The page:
In more recent times, the scientific evidence of heat exposure’s efficacy has started to back up anecdotal claims. Humans have the capacity to deal with varying levels of hot and cold, but the comforts of modern life – particularly air conditioning – mean that we spend most if not all of our time in a very narrow temperature band. As a result, our heat shock proteins (HSPs) and cold shock proteins (CSPs) can go somewhat dormant. The former is involved in creating new cells, repairing damaged ones, and regulating your immune system. Perhaps that’s why Finnish researchers discovered that regular sauna use reduced the risk of both cardiovascular disease and coronary heart disease by almost 50 percent, as well as lowering the all-cause mortality rate.
From an athlete perspective, it appears that heat exposure doesn’t just protect your health but might also enhance your recovery. A paper published in the Journal of Science and Medicine in Sport concluded that sauna bathing after distance running increased participants’ performance in a subsequent run to exhaustion test by 32 percent. They suggested that this was due to an increase in red blood cell volume prompted by the sauna session. A study published in the Journal of Athletic Training suggested that if you’re unable to train due to injury or are taking a rest day, you can use heat exposure to trigger “some of the physiologic responses that have been observed with exercise.”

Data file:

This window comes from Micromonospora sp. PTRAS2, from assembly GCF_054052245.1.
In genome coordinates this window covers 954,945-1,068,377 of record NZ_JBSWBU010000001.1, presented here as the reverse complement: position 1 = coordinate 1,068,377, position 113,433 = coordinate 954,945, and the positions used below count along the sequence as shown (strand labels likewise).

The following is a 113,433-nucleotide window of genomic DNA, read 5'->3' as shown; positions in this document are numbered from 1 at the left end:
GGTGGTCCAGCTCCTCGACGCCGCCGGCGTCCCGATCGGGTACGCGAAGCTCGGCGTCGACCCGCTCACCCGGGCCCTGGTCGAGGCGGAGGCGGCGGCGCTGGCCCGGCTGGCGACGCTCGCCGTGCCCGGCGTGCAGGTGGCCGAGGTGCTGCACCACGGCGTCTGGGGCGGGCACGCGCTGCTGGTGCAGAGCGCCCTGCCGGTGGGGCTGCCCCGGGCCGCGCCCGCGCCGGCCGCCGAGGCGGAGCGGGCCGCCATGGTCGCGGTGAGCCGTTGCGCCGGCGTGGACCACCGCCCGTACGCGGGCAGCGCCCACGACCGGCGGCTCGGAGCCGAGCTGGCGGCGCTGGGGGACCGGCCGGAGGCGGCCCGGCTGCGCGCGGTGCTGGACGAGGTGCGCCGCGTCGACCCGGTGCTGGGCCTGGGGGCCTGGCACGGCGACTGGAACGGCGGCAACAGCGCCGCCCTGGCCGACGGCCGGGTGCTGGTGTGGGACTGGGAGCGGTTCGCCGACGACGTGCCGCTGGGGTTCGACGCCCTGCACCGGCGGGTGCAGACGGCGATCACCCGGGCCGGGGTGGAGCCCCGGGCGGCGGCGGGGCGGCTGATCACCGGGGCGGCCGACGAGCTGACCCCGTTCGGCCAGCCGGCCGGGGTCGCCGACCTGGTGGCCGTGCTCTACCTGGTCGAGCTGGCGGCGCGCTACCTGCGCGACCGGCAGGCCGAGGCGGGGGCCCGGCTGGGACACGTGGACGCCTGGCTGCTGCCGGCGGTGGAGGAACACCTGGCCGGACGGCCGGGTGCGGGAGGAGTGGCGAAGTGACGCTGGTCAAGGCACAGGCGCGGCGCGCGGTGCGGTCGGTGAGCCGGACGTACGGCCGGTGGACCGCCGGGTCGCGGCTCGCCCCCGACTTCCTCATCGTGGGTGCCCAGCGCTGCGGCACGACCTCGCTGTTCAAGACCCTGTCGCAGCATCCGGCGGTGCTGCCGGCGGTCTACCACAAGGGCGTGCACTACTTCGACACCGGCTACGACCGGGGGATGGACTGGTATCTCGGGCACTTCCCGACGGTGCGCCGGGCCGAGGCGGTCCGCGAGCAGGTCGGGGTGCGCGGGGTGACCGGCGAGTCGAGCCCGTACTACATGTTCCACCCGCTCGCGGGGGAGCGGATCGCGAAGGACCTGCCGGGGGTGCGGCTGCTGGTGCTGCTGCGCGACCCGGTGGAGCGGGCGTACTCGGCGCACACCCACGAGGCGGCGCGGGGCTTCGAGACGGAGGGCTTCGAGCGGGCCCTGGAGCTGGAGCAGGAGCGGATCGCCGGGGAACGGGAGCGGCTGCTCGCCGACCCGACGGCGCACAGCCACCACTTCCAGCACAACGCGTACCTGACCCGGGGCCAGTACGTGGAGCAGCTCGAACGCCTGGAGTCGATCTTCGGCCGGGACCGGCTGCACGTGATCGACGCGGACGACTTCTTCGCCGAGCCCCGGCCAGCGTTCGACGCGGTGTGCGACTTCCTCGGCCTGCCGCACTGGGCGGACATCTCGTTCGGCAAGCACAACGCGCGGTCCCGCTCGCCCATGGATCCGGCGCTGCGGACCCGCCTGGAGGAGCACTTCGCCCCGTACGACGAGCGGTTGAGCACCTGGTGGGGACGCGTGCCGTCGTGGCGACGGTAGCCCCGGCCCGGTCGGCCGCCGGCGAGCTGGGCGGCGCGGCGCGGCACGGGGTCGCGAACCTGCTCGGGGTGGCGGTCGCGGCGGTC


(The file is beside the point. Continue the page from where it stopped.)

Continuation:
Putting Yourself on Ice
While folks around the globe embrace taking a winter dip in cold seas and rivers (Google “polar bear club” or “winter bathing” and you’ll likely find one of these hardy groups in your area), the adoption of deliberate cold exposure lagged behind heat therapy until the exploits of Dutchman Wim Hof became widely documented. This could be partly due to the fact that while we seek out warmth, we often avoid cold at all costs. Think about bundling up in that thick puffy jacket you’re about to dust off for winter, dashing inside your house after getting the mail on a snowy day, or rushing to a hot shower to get your core temperature back up after a long pool training session. Being warm instinctively feels good, while the opposite is unpleasant.